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Feckenham provides refuge for fish
9:10am Saturday 21st September 2013 in News
A SECTION of a brook near Feckenham is to be used as a refuge for fish as part of work by Worcestershire Wildlife Trust.
The Trust has been working with landowners along the length of the Bow Brook from Redditch to Deptford, and its work on Grove Farm in Feckenham is helping to improve the habitat specifically to help fish.
Peter Case, wetlands officer for the Trust, said: “The work we’ve been carrying out at Grove Farm is part of a much bigger project across the entire Bow Brook catchment to improve water quality.
“Dredging and straightening of the channel in this area has been carried out to aid water drainage. Unfortunately this has overly deepened the brook in many parts which had degraded the habitat for fish – particularly for spawning and for juvenile ‘fry’.
“Added to this is that the brook would naturally spill out onto the floodplain when water levels rise in times following rain. The deeper channels stop this from happening and the increased volume of water creates a flow in the brook that is too strong for many smaller fish to survive.”
The refuge for juvenile fish, known as ‘fry’ is made up of a channel open to the brook, where they can get away from the strong flow of water and feed.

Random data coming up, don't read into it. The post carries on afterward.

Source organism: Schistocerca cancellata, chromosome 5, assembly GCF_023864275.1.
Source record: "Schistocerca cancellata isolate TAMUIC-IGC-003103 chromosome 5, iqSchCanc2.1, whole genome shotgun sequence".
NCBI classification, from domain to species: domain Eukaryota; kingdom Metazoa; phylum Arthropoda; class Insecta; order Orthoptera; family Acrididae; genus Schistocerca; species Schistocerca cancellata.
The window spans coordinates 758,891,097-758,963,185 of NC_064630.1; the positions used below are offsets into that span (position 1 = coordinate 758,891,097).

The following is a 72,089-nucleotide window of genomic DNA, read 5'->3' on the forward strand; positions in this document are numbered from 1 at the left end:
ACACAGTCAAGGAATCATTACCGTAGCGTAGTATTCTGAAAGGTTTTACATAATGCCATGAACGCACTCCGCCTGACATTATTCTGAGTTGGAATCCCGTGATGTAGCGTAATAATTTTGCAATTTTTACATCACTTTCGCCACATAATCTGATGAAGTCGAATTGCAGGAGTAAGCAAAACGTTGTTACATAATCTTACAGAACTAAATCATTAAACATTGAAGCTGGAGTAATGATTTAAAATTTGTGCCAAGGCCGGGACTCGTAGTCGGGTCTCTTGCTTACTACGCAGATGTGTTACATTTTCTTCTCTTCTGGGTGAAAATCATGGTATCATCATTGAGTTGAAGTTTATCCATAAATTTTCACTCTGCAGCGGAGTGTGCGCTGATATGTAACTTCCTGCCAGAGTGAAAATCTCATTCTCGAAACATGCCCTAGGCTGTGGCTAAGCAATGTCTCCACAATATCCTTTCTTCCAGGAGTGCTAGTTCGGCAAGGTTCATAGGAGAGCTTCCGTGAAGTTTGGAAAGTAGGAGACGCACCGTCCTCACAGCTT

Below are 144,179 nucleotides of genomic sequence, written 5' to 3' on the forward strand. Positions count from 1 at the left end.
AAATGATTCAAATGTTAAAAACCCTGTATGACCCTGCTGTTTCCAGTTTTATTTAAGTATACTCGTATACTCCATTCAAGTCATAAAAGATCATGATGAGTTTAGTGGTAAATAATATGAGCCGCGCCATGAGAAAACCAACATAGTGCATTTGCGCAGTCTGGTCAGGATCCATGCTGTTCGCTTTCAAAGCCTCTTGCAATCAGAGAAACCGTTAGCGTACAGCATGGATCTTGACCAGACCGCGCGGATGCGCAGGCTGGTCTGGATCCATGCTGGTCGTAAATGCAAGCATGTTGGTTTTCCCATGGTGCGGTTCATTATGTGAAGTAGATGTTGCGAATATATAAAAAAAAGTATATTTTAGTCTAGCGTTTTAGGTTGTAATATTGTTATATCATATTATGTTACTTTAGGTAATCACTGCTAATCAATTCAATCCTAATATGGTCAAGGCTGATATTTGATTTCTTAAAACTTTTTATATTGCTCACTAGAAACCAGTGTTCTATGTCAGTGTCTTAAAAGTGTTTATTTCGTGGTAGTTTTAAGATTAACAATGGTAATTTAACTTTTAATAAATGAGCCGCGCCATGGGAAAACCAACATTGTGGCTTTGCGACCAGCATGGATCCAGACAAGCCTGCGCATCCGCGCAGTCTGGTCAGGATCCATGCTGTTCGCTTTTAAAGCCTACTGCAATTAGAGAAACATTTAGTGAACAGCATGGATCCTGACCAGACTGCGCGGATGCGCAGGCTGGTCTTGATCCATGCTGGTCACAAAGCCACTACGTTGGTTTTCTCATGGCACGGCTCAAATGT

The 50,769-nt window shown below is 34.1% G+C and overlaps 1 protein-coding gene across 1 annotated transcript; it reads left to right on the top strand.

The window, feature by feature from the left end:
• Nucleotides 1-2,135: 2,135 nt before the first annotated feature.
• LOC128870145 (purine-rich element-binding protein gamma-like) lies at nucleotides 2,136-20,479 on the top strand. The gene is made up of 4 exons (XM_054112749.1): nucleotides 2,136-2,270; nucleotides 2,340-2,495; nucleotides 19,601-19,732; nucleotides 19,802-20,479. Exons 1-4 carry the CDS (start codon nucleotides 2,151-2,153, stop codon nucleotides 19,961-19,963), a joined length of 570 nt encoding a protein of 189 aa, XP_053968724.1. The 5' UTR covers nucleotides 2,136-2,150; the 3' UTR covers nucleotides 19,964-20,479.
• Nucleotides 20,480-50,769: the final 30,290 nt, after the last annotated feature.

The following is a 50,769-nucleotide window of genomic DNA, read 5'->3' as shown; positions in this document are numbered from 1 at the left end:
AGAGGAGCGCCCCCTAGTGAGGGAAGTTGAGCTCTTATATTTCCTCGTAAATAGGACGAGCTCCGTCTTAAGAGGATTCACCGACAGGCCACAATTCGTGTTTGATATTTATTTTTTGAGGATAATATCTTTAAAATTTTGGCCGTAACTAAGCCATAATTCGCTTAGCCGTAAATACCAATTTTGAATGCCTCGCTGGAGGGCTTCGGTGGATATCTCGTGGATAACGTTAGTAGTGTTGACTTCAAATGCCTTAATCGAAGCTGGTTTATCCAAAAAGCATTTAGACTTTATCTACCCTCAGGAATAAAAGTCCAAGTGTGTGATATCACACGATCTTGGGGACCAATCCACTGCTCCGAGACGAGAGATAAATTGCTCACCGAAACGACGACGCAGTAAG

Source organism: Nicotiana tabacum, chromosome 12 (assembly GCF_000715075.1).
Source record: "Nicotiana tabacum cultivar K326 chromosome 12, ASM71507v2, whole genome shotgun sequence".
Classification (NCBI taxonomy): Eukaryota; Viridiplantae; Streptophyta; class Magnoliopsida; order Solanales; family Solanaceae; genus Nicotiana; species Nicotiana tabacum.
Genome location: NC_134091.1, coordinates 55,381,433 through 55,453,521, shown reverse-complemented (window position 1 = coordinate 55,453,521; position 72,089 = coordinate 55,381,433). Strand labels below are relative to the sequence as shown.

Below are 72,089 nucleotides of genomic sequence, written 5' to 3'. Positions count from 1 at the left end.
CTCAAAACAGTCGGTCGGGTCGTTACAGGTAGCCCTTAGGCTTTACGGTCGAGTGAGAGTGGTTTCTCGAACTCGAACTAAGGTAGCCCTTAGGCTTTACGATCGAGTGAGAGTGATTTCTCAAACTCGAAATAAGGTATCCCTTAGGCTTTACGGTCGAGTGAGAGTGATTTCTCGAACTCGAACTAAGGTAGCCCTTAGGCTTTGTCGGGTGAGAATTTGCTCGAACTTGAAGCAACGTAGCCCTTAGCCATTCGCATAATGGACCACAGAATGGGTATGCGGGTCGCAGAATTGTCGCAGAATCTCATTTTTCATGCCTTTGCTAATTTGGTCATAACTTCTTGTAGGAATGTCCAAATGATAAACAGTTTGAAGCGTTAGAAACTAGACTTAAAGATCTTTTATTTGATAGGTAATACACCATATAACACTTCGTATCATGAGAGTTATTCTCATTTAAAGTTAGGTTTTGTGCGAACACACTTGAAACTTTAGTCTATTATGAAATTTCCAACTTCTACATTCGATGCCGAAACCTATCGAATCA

The fry refuge also has the benefit of heating up more quickly in warmer weather, encouraging the right food, and increasing the likelihood that fish will survive into adulthood.
Mr Case, said: “We have seeded the banks with a carefully selected wetland mix containing species such as marsh marigold, flag iris and ragged robin; a good range of marginal vegetation will encourage invertebrates to the pool which in turn will provide food for fish and birds.”
Giles Matthews, biodiversity officer at the Environment Agency, added: “Working in partnership with the Wildlife Trust has proven to be a fantastic way of engaging with landowners to address the poor habitat and water quality issues along the Bow Brook.
“All of the improvements will benefit local wildlife, and help to bring the brook up to good ecological condition.”
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